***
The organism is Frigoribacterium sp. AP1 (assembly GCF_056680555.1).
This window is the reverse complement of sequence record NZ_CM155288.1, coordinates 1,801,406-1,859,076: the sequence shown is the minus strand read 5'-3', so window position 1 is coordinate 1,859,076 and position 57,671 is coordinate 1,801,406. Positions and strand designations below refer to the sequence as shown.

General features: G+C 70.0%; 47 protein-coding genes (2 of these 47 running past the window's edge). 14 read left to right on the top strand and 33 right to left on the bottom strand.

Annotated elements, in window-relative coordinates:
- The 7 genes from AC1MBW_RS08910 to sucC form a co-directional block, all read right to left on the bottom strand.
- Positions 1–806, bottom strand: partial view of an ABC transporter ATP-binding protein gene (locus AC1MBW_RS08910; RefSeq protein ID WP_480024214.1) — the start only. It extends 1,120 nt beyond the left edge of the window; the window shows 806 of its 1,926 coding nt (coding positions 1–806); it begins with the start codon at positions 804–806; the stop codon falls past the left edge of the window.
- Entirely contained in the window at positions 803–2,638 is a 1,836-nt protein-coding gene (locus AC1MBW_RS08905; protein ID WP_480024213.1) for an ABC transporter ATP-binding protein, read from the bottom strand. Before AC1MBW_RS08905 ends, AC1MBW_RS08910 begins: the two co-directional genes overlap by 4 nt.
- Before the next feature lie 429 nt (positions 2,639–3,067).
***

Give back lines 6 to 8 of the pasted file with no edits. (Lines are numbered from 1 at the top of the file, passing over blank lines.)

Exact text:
- Positions 1–806, bottom strand: partial view of an ABC transporter ATP-binding protein gene (locus AC1MBW_RS08910; RefSeq protein ID WP_480024214.1) — the start only. It extends 1,120 nt beyond the left edge of the window; the window shows 806 of its 1,926 coding nt (coding positions 1–806); it begins with the start codon at positions 804–806; the stop codon falls past the left edge of the window.
- Entirely contained in the window at positions 803–2,638 is a 1,836-nt protein-coding gene (locus AC1MBW_RS08905; protein ID WP_480024213.1) for an ABC transporter ATP-binding protein, read from the bottom strand. Before AC1MBW_RS08905 ends, AC1MBW_RS08910 begins: the two co-directional genes overlap by 4 nt.
- Before the next feature lie 429 nt (positions 2,639–3,067).